London — The UK’s expected withdrawal from the European Union (EU) will not lead to any major watering down of the European health and safety and environmental regulations that currently apply in the country, according to the Chemical Industries Association (CIA).
“If we want access to markets, there will have to be accepted harmonisation on a lot of regulations,” Tom Crotty, president of the association and director of chemicals giant Ineos, said at a CIA press gathering in London this week.
While the CIA had yet to formally discuss this point, Crotty said: “I would be very surprised if the UK chemical industry saw this as a great opportunity to row back on all those regulations we don’t like and say "let’s start again and tear up everything: no Reach, no Emissions Trading Scheme."
“This is not going to happen as far as we are concerned,” Crotty added.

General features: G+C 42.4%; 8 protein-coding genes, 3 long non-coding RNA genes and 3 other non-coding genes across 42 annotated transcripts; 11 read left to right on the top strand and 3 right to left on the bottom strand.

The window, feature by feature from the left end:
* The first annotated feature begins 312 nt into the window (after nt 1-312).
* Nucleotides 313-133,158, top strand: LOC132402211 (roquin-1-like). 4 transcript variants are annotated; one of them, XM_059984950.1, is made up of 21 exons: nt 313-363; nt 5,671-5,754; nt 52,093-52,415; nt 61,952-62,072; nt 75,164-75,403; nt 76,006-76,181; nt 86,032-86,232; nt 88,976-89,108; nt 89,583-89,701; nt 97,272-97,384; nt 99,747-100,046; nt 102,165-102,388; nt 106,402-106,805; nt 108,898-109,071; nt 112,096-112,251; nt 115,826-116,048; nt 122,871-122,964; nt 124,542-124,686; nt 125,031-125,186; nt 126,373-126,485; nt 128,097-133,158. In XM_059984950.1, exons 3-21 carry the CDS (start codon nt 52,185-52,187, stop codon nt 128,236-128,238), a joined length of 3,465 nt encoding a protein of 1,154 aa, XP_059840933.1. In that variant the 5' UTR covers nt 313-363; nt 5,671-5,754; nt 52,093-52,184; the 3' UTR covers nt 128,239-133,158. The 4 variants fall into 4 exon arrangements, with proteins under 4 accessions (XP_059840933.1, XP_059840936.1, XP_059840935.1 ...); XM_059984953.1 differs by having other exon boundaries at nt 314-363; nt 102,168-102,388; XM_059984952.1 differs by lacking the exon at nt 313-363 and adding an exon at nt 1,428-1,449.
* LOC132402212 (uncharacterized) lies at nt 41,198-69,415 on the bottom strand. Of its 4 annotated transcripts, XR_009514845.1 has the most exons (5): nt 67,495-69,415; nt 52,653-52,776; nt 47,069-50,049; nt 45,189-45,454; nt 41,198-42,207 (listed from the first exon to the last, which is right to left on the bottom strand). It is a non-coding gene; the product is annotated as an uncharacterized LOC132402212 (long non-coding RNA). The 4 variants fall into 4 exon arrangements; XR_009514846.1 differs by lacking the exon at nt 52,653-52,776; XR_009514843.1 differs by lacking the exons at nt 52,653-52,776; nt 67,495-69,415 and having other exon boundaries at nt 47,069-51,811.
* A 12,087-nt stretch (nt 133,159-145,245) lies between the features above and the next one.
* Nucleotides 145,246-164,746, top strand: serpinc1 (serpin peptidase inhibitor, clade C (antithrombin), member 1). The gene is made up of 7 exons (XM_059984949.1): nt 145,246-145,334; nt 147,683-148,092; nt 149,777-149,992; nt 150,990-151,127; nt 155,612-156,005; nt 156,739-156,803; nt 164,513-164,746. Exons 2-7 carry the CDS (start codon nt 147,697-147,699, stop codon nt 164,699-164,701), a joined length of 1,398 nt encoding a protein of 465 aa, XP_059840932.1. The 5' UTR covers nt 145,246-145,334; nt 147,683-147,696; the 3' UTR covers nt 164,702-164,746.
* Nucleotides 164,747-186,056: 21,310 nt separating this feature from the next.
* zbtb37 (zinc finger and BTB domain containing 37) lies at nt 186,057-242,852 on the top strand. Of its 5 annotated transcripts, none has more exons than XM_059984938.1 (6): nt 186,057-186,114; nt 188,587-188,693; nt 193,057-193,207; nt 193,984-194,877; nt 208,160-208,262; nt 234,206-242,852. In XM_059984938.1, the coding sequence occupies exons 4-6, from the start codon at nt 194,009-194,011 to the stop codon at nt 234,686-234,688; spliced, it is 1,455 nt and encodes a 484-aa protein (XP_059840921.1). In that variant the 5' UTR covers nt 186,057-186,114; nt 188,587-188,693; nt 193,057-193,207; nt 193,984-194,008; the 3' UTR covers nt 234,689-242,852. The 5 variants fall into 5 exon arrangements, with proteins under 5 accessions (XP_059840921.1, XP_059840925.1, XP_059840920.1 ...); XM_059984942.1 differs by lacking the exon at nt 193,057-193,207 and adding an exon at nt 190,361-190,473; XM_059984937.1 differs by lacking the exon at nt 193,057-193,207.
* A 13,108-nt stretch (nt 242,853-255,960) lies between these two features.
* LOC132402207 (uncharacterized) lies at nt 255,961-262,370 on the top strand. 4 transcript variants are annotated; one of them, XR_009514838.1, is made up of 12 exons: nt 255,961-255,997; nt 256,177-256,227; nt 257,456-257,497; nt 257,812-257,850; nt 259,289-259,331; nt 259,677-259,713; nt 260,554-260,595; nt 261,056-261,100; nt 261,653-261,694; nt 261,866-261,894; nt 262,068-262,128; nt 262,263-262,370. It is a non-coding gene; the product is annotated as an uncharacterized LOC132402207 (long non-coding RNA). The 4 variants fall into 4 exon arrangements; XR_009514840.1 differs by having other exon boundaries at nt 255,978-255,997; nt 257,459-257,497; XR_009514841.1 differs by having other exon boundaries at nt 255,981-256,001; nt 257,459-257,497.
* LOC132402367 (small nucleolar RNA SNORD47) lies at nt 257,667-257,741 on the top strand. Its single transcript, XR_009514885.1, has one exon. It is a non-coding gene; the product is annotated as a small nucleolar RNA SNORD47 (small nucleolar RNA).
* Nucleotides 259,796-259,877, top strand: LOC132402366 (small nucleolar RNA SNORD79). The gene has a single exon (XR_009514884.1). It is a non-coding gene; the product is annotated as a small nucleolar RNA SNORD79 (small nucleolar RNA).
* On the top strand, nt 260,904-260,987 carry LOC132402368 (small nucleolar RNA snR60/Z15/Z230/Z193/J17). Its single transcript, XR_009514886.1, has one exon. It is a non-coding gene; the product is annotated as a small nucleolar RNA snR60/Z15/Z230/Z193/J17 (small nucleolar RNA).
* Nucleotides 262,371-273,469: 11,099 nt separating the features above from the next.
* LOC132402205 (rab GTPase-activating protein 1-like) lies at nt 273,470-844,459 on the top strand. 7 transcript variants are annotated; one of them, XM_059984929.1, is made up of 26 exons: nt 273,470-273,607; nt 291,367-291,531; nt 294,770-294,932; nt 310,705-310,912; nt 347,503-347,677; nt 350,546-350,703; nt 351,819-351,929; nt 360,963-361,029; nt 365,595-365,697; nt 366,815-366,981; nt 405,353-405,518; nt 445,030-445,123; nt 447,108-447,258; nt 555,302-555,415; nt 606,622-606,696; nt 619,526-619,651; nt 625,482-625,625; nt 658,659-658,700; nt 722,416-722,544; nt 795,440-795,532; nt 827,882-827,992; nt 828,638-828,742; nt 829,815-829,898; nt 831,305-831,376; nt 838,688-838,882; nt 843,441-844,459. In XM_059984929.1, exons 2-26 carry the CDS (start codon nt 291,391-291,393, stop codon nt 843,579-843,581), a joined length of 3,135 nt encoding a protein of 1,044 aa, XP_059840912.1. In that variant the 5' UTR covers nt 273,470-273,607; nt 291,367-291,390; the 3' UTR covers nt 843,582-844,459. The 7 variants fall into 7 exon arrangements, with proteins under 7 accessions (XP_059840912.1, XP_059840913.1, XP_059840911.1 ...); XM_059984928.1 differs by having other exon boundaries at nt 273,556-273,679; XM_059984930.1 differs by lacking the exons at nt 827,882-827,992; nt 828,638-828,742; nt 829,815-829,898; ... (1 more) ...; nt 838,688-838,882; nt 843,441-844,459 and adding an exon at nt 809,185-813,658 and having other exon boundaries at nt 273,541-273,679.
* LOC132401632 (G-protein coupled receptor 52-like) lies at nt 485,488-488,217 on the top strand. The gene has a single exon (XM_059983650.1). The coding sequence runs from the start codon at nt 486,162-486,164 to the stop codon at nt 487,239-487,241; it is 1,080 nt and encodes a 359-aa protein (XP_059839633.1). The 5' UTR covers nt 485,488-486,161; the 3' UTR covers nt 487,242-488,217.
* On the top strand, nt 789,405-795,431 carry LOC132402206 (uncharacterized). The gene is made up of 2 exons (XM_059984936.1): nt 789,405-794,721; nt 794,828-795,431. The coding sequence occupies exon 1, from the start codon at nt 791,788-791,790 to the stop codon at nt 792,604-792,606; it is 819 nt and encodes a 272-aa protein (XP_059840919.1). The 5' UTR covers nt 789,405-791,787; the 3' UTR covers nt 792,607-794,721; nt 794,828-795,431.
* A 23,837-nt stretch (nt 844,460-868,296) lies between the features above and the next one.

Crotty’s views were echoed by CIA chief executive Steve Elliot, who noted that “we would have a devil of a job with companies that have already gone down the Reach registration path”.
Elliot went on to say that, based on recent soundings from in-coming UK Prime Minister Theresa May, the chemicals industry would now have a few months to determine exactly what it needs from Brexit negotiations.
The CIA, its chief executive pointed out, has already set out its priorities for such talks. These are: market access; availability of skilled labour; and access and security of affordable energy, Elliot said.
According to the latest CIA data, Europe remained the biggest export region for the UK chemicals and pharma industry, with this trade on a growth track – at least pre-Brexit.
The value of the UK chemicals and pharma exports to the EU grew 6% in the first five months of the year to around £11bn, CIA figures suggested, compared with the same period last year.
Imports were around £14.5bn, the CIA said.
By Patrick Raleigh, European Rubber Journal.